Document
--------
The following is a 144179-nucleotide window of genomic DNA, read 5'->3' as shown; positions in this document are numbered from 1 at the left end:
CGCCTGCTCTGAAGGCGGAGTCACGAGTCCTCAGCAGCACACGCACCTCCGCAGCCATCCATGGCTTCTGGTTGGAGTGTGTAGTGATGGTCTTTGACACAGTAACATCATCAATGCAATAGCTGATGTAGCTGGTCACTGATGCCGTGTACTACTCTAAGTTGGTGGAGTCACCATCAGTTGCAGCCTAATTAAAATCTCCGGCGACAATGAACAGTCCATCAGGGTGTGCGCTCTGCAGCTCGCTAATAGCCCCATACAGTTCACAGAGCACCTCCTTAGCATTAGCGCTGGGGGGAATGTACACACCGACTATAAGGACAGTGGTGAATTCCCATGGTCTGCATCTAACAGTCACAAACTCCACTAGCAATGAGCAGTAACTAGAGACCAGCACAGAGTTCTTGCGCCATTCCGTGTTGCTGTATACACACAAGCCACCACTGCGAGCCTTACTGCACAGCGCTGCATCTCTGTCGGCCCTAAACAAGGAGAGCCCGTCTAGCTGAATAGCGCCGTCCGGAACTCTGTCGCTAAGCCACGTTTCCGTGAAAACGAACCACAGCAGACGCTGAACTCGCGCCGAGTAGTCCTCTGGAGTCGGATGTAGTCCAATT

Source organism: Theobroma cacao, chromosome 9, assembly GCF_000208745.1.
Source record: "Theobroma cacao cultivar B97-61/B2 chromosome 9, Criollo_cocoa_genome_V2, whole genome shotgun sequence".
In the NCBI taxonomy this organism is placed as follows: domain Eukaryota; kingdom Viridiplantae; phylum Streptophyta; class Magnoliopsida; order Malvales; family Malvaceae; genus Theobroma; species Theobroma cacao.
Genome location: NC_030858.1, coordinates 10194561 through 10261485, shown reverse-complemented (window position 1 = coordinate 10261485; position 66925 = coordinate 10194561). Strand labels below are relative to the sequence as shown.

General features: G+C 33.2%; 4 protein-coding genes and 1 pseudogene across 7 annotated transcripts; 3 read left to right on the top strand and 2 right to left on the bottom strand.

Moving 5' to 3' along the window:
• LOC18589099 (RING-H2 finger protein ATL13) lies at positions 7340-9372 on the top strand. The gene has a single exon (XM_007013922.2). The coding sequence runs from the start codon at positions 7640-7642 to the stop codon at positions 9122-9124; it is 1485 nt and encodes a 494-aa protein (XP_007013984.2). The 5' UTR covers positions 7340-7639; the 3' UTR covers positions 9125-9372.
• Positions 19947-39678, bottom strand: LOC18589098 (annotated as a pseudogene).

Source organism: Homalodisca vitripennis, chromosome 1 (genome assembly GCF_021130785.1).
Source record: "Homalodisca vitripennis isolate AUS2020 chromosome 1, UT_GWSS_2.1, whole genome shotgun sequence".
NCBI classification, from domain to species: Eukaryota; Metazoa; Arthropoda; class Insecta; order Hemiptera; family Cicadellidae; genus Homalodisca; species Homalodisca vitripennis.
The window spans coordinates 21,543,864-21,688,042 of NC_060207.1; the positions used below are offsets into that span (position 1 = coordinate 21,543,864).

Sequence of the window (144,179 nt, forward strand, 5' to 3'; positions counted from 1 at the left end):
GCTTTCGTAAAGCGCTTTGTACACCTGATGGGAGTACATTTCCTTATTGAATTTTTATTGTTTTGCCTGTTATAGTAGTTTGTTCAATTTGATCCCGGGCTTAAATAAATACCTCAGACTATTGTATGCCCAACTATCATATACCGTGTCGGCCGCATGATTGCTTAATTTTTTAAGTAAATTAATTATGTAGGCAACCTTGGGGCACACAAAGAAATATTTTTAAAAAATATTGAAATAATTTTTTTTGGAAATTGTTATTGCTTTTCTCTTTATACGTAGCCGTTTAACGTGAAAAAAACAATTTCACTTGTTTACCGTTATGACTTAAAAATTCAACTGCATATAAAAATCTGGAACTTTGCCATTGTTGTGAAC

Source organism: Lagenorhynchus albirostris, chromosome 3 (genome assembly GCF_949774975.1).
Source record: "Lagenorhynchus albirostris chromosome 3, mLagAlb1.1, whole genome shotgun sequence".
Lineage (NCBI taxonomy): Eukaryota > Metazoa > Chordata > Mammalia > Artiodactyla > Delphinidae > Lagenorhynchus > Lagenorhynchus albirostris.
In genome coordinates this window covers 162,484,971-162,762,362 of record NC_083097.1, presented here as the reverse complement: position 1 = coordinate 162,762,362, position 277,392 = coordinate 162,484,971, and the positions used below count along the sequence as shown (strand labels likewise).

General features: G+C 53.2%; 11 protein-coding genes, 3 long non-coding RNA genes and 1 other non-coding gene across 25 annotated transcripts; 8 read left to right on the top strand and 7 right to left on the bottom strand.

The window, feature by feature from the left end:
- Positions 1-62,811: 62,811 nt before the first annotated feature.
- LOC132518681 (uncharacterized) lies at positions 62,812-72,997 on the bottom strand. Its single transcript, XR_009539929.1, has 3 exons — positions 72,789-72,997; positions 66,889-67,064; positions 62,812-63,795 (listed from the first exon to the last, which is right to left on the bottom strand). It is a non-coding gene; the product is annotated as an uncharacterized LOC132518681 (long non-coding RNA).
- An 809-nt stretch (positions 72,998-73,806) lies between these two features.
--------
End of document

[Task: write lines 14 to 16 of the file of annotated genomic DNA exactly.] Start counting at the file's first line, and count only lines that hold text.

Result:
The window spans coordinates 21,543,864-21,688,042 of NC_060207.1; the positions used below are offsets into that span (position 1 = coordinate 21,543,864).

Sequence of the window (144,179 nt, forward strand, 5' to 3'; positions counted from 1 at the left end):
GCTTTCGTAAAGCGCTTTGTACACCTGATGGGAGTACATTTCCTTATTGAATTTTTATTGTTTTGCCTGTTATAGTAGTTTGTTCAATTTGATCCCGGGCTTAAATAAATACCTCAGACTATTGTATGCCCAACTATCATATACCGTGTCGGCCGCATGATTGCTTAATTTTTTAAGTAAATTAATTATGTAGGCAACCTTGGGGCACACAAAGAAATATTTTTAAAAAATATTGAAATAATTTTTTTTGGAAATTGTTATTGCTTTTCTCTTTATACGTAGCCGTTTAACGTGAAAAAAACAATTTCACTTGTTTACCGTTATGACTTAAAAATTCAACTGCATATAAAAATCTGGAACTTTGCCATTGTTGTGAAC